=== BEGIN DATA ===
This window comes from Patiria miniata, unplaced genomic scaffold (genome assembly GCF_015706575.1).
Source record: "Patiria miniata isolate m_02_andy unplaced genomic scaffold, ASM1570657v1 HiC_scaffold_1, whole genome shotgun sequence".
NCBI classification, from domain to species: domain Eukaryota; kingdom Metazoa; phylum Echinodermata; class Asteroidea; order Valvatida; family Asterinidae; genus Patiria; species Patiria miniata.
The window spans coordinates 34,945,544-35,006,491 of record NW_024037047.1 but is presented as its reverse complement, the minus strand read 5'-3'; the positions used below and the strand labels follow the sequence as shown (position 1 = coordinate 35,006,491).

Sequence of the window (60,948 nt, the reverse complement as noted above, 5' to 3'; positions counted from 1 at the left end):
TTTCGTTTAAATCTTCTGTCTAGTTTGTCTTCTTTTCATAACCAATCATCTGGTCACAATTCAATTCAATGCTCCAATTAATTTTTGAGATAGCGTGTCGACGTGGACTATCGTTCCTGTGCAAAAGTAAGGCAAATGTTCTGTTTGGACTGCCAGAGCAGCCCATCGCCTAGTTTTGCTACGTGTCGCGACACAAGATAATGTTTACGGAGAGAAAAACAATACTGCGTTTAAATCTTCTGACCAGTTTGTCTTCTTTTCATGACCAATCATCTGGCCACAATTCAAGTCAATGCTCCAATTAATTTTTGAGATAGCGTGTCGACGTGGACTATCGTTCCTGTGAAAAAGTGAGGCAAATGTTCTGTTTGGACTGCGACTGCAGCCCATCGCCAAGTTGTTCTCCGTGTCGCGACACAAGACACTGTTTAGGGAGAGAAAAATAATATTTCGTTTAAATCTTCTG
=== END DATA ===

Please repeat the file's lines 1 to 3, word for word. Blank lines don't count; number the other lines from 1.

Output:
This window comes from Patiria miniata, unplaced genomic scaffold (genome assembly GCF_015706575.1).
Source record: "Patiria miniata isolate m_02_andy unplaced genomic scaffold, ASM1570657v1 HiC_scaffold_1, whole genome shotgun sequence".
NCBI classification, from domain to species: domain Eukaryota; kingdom Metazoa; phylum Echinodermata; class Asteroidea; order Valvatida; family Asterinidae; genus Patiria; species Patiria miniata.